By the time she was old enough to possess the resources to run she didn’t know how or where to go. Her attempts to get out resulted in her being terribly isolated and in poverty. In desperation she would return to her “captors” again and again when the outside world had rejected her as a whore and an addict.
I can’t even type that without crying. It’s such an unspeakably horrible, ugly word yet it’s one that I heard her use to describe herself more than once. My heart breaks for her.
She was… she is… so much more than a whore and an addict. She is strong and funny and smart and kind and pretty and I pray that she can find her way to real, meaningful help.
Help does exist!
One organization that I recently became familiar with is, “The Daughter Project.” The Daughter Project is a non-profit organization based in northwest Ohio with a mission to build recovery homes – trafficking shelters for sex trafficking survivors. They provide a place of shelter and healing for girls ages 10-17 who have been victims of sex-trafficking.
My youngest daughter will be 10 in exactly one year. My precious older girl already falls in that range.
I can’t even bring myself to begin to imagine…
The founder of The Daughter Project has likened the experiences of the young women they shelter to those of prisoners of war. “They’d been prisoners in an apartment or a hotel or a house, and not just prisoners but then being physically and sexually abused on a daily basis by multiple people,” he says. “It’s just incredible to think that these girls even survived this for any length of time at all.”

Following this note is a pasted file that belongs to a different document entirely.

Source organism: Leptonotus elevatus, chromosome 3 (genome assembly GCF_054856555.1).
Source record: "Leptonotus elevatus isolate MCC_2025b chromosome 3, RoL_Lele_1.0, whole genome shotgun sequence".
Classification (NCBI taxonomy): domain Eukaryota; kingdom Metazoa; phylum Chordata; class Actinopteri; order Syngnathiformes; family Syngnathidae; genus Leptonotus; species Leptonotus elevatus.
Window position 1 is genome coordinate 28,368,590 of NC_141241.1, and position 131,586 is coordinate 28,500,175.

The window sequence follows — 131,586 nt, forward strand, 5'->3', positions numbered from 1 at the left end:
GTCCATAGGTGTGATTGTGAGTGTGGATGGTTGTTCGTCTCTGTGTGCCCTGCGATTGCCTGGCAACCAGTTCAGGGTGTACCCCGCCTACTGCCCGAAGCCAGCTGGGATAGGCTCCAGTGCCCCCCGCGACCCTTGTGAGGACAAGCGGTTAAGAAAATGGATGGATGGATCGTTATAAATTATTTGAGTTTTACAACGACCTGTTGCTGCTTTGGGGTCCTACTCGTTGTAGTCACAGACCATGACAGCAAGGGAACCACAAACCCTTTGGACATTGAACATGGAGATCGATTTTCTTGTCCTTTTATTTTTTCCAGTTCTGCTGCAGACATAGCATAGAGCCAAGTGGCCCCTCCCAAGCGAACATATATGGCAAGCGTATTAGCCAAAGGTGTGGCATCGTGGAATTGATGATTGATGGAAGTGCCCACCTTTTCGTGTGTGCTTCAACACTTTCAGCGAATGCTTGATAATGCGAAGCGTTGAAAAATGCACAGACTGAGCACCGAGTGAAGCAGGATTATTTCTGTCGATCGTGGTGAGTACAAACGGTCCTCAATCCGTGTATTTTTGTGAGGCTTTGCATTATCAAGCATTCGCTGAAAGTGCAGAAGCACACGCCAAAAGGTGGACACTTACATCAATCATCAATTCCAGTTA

What if someone had been there to help “Amy” when she was 10 years old? What if there had been a safe place to run where she could have received counseling and medical care and legal advice and education and seen what real love looks like?
You can help these girls!
First, you need to start talking about this! Become educated and share that knowledge far and wide.
Yes, it’s painful and ugly and difficult to stomach. That’s why people need to know that it is happening, right here in rural America and in EVERY single nation in the world.
Blog about it.
Share this post and every other you can find on this topic on your social media pages.
Bring it up at prayer meetings.
People can’t stop what they don’t know about!
Second, support the organizations that help the victims of these crimes.
The Daughter Project has an amazing “Adopt a Daughter” program where you, as an individual, or a group of people can make a pledge to provide financial assistance as well as prayer and encouragement over a 2 year period.
Yes… they are just children.
These precious creations of God need someone to stand in the gap and advocate for them! They don’t need your tears or your pity. They need you to take action, in whatever way you can, right now. Tomorrow is not soon enough!
Please prayerfully consider giving of your time, talents and resources to help protect these girls. Please help them to know that there is an alternative, there is a safe place to go, there are people that will help, without judgement and without expecting a single thing from them in return. Please give them the chance to grow up knowing they are so very very much more than a body to be sold!
Again, if you need help or if you suspect someone of any age or gender is being trafficked, call the National Human Trafficking Resource Hotline: 1-888-373-7888.
Resources and Links:
The Catholic Chronicle – Aug. 2, 2013 – Christian Organization Offers Housing, Healing for Trafficking Victims
Children’s Lantern – statistics
Faith Alliance Against Slavery and Trafficking – education and resources to help end domestic and international human trafficking.
CBS News – Study: Ohio at Center of Child Sex Trade